Omnichannel Services – Access a Database

Today I’m going to show you how to setup and access a simple database. When building omnichannel services, this could be a way to access a back-end database or to store data that is not available in the back-end systems. If the data in the back-end system change very seldom and need to be aggregated, a database for the omnichannel services can offer an efficient cache.

In this example, I will use a MySQL database that was installed when you set up your cloud server as I showed in one of my previous videos, Omnichannel Services – Cloud Server, and a similar approach can be used to access any of the other major databases like PostgreSQL, Oracle, SQL Server, or DB2.

To make the database accessible from PHP, we open a terminal (or PuTTY on Windows), login to the virtual server, and enter the following commands:

sudo apt-get install mysql-client
sudo apt-get install php5-mysql
sudo apt-get install php5-mysqlnd
sudo service apache2 restart

To make the database accessible remotely, you need to edit the MySQL configuration file with…

sudo nano /etc/mysql/my.cnf

…and comment (put a # at the beginning of the line with) the bind-address (exit and save with Ctrl+X, Y and Enter). Then login to MySQL…

mysql -u root -p

…enter the password for the root account (that you chose during the installation of MySQL) and grant remote access…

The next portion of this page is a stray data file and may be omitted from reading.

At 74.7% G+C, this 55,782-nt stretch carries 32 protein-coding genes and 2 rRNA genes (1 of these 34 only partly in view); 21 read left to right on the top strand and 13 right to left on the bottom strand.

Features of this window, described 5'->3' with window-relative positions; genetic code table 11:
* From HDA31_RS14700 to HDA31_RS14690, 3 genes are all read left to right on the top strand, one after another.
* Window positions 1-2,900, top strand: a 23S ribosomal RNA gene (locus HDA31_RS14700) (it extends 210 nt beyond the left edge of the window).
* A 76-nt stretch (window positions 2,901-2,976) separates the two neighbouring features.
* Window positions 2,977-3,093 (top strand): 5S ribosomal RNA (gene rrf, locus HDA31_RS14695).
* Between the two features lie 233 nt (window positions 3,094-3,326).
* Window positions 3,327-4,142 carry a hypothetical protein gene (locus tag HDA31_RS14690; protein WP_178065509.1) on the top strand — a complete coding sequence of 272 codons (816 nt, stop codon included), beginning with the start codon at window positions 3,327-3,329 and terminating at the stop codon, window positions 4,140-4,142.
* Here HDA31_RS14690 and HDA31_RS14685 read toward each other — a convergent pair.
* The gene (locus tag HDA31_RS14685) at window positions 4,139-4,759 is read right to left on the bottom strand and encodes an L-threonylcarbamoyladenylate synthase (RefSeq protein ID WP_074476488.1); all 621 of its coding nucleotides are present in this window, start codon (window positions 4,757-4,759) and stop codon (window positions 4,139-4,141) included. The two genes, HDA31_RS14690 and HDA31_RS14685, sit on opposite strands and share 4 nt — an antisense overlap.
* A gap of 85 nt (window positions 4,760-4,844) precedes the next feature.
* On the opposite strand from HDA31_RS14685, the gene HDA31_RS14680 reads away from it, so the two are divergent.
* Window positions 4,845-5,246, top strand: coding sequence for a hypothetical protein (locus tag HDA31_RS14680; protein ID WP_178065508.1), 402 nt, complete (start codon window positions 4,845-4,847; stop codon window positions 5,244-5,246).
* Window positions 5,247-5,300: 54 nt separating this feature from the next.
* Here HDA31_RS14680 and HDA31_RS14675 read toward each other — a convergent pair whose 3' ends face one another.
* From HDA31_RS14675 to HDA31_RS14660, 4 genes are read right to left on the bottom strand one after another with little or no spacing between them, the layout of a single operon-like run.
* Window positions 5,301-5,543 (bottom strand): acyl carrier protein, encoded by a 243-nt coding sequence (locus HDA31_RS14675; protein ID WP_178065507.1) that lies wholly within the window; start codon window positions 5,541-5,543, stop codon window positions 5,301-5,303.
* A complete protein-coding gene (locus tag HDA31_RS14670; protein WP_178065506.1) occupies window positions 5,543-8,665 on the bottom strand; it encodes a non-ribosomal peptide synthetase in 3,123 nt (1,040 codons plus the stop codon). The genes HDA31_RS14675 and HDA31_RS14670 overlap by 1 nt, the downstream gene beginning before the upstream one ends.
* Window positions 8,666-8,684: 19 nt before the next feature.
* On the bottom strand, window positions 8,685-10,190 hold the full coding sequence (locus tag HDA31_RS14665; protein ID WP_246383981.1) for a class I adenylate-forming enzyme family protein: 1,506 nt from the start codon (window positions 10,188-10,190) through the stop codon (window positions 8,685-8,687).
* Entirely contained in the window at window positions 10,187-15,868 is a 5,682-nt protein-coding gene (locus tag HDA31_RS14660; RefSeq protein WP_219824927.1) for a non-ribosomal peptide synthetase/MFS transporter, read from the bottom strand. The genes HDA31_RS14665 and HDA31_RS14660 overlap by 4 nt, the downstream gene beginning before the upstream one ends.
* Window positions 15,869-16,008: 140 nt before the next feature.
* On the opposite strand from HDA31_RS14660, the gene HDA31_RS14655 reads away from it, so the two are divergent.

grant all on *.* to root identified by ‘';

…where you replace with a suitable password (exit with the “quit” command), and restart MySQL:

sudo service mysql restart

You also need to open the default MySQL port in the virtual server’s firewall (on Amazon it’s called security group), which you can see how to do on
Let’s start by creating a simple table, and you can do that using Coda (, but here I’m going to show you how it’s done using the terminal and by entering the following commands (don’t enter what’s in brackets, that’s just the explanation):

mysql -u root –p [login to MySQL by entering the password]
use test; [change to the sample database]
create table person (id int, name varchar(30)); [create table]
insert person (id,name) values(1,'Chris'); [insert row]
insert person (id,name) values(2,'Eliza'); [insert another row]
select * from person; [to check the contents of the table]
quit; [exit]

With the table in place, let’s create a service that access it and return its contents. First we connect to the database (line 2) and select the database (line 3). Then we query the database (line 4), and for each found row (line 6), the columns are inserted into an entity (line 8-10) that is added to an array (line 11). Then a root object (line 14) and headers (line 15-16) are added to the response before it’s converted to JSON and returned to the app (line 17).
To put this code on your server (using, I just create a new file, and then it can be called with (replace with the IP address of your server):

There you have an omnichannel service that query a database and transform the data to JSON that can be easily consumed by your apps or webs.

You can download the source code.